Opera Philadelphia’s Festival O19 Celebration (Sep 21) honors Maestro Rovaris on his 20th anniversary with the company. After a recital performance bysoprano Brenda Rae, who drew raves in the title role of O18’s celebrated new take on Lucia di Lammermoor, patrons will enjoy a seated dinner on the Academy of Music stage, surrounded by the exquisite set of The Love for Three Oranges, which is complete with oranges designed to look like giant Fabergé eggs and an elaborate, trompe l’oeil proscenium arch.
Building on the success of Festival O18’s “Fridays at Field” recital series, Curtis in Concert (Sep 21–29) once again presents emergent singers from Philadelphia’s prestigious Curtis Institute of Music in recital at the historic and intimate Field Concert Hall. Hailed as “a delightful afternoon” (Parterre), the series has been expanded for O19, with separate Saturday and Sunday recitals repeated over each weekend of the festival. Featured artists include tenor Martin Luther Clark, whose “exceptionally lovely voice” and “fine stage presence” prompted Parterre to declare: “If I were betting on a star of tomorrow, Clark would be high on my list”; Brazilian-American soprano Sophia Hunt, as seen in Opera Philadelphia’s co-presentation of Rene Orth’s Empty the House; Philadelphia native Karen Slack, a soprano blessed with a “warm and rich voice” (Opera News); and Rachel Sterrenberg, whose “rich, iridescent soprano” (Financial Times) graced leading roles in the company’s recent staging of The Magic Flute and world premiere production of Charlie Parker’s Yardbird.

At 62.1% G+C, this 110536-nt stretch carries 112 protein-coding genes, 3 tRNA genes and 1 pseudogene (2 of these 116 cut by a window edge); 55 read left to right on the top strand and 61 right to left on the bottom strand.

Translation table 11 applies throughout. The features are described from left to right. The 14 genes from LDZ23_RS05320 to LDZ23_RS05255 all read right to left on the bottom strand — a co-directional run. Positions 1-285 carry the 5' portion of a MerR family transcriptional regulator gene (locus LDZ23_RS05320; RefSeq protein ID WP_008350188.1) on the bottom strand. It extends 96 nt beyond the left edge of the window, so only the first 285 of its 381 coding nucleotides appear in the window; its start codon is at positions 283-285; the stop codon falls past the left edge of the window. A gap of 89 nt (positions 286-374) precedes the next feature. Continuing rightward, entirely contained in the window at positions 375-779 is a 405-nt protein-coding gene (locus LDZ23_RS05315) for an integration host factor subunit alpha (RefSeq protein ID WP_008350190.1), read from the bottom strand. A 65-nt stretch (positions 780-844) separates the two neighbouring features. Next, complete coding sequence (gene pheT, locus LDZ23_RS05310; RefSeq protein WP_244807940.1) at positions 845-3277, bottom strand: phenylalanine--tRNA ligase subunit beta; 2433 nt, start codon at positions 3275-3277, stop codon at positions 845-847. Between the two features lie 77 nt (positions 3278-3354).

Opera Philadelphia’s recent revival of Puccini’s perennially popular La bohème in Davide Livermore’s “visually inventive and colorful” (Opera News) staging was heralded as “a true homage to the classic” (Broadway World). Accompanied by projections of Impressionist art from the Barnes Foundation and Philadelphia Museum of Art, the production boasted leading performances from Vanessa Vasquez, Ashley Marie Robillard, Evan LeRoy Johnson, and Troy Cook, “one of the strongest quartets ever heard in this piece” (Broad Street Review), under the leadership of Maestro Rovaris, who “intelligently maintain[ed] the pace of Puccini’s not-a-note-wasted score” (Philadelphia Inquirer). Now, by way of an upbeat to Festival O19, Opera Philadelphia invites the entire local community to a free outdoor HD screening of the opera at the company’s ninth annual “Opera on the Mall” event (Sep 14) at Philadelphia’s Independence National Historical Park. To date, the series has brought opera to more than 30,000 fans and newcomers, with more than 4,000 Philadelphians attending last year’s cinecast of We Shall Not Be Moved.